Although stated in § 8.3.1, it is worth highlighting that the relief available under § 8.3.1 is an extension of time, not additional compensation.  However, other contract documents may entitle the contractor to additional compensation for time extensions, particularly under cost-plus contracts like the A102-2017, Standard Form of Agreement Between Owner and Contractor Where the Basis of Payment is the Cost of the Work Plus a Fee With a Guaranteed Maximum Price, or the A103-2017, Standard Form of Agreement Between Owner and Contractor Where the Basis of Payment is the Cost of the Work Plus a Fee Without a Guaranteed Maximum Price.

Further, the A201-2017 allows the contractor to terminate a contract if work is stopped for 30 consecutive days as a result of a government act or order that requires all work to be stopped:

§ 14.1 Termination by the Contractor
§ 14.1.1 The Contractor may terminate the Contract if the Work is stopped for a period of 30 consecutive days through no act or fault of the Contractor, a Subcontractor, a Sub-subcontractor, their agents or employees, or any other persons or entities performing portions of the Work, for any of the following reasons.
.1  Issuance of an order of a court or other public authority having jurisdiction that requires all Work to be stopped;
.2 An act of government, such as a declaration of national emergency, that requires all Work to be stopped;
.3  Because the Architect has not issued a Certificate for Payment and has not notified the Contractor of the reason for withholding certification as provided in Section 9.4.1, or because the Owner has not made payment on a Certificate for payment within the time stated in the Contract Documents; or
.4  The Owner has failed to furnish to the Contractor reasonable evidence as required by Section 2.2.

In the event of such a termination, the contractor is permitted to be paid for work performed, reasonable overhead and profit on work not performed, and costs incurred by reason of the termination:

§ 14.1.3 If one of the reasons defined in Section 14.1.1 or 14.1.2 exists, the Contractor may, upon seven days’ notice to the Owner and Architect, terminate the Contract and recover from the Owner payment for Work executed, as well as reasonable overhead and profit on Work not executed, and costs incurred by reason of such termination.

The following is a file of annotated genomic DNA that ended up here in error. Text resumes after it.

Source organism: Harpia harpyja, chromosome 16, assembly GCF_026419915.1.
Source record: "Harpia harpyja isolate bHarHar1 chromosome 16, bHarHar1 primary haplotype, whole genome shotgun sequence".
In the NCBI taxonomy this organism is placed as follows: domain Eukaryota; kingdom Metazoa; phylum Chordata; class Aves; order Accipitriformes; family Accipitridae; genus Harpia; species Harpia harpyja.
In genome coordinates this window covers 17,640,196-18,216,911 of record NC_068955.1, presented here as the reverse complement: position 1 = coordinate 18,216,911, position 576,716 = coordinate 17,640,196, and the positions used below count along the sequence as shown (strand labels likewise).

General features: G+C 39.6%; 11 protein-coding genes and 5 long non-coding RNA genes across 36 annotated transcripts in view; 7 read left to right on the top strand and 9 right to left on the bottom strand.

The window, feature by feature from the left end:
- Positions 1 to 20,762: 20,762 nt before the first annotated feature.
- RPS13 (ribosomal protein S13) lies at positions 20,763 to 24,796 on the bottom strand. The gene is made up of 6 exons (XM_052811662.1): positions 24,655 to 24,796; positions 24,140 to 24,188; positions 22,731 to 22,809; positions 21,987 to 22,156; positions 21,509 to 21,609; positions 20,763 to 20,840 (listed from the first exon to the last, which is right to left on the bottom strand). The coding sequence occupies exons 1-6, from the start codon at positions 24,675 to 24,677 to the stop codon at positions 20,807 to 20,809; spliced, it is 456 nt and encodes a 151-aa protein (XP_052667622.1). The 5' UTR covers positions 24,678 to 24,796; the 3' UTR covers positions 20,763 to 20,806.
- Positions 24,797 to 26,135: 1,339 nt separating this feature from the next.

§ 14.1.3 is only likely to be relevant only to contractors in those jurisdictions where construction work has been shut down. For those contractors, however, a termination under § 14.1.1.2 may not only be an option, but an attractive option because of the contractor’s right to payment of reasonable overhead and profit.

Interestingly, there is no comparable provision in the A201-2017 that allows the owner to terminate for government action. In this regard, the  A201-2017 clearly shifts the risk of government-ordered work stoppages to the owner.

Finally, the A201-2017 includes an emergencies provision that gives the contractor broad power to prevent damage, injury or loss in emergency situations.

§ 10.4 Emergencies
In an emergency affecting safety of persons or property, the Contractor shall act, at the Contractor’s discretion, to prevent threatened damage, injury, or loss.  Additional compensation or extension of time claimed by the Contractor on account of an emergency shall be determined as provided in Article 15 and Article 7
 

Although this provision does not expressly reference government action, it is implicated in light of the President’s declaration of COVID-19 as a national emergency, and similar declarations by many (if not most or all) states and local jurisdictions. Based on the language of this provision, it seems more likely to provide compensation for additional costs incurred as a result of social distancing measures taken in response to government mandates or recommendations (i.e., labor inefficiencies, additional shifts, health screening costs, additional cleaning costs, etc.), than for outright work shortages. Nevertheless, this provision provides not only for an extension of time, but additional compensation (unlike § 8.3.1).

B.  AIA A401-2017 – Standard Form of Agreement Between Contractor and Subcontractor.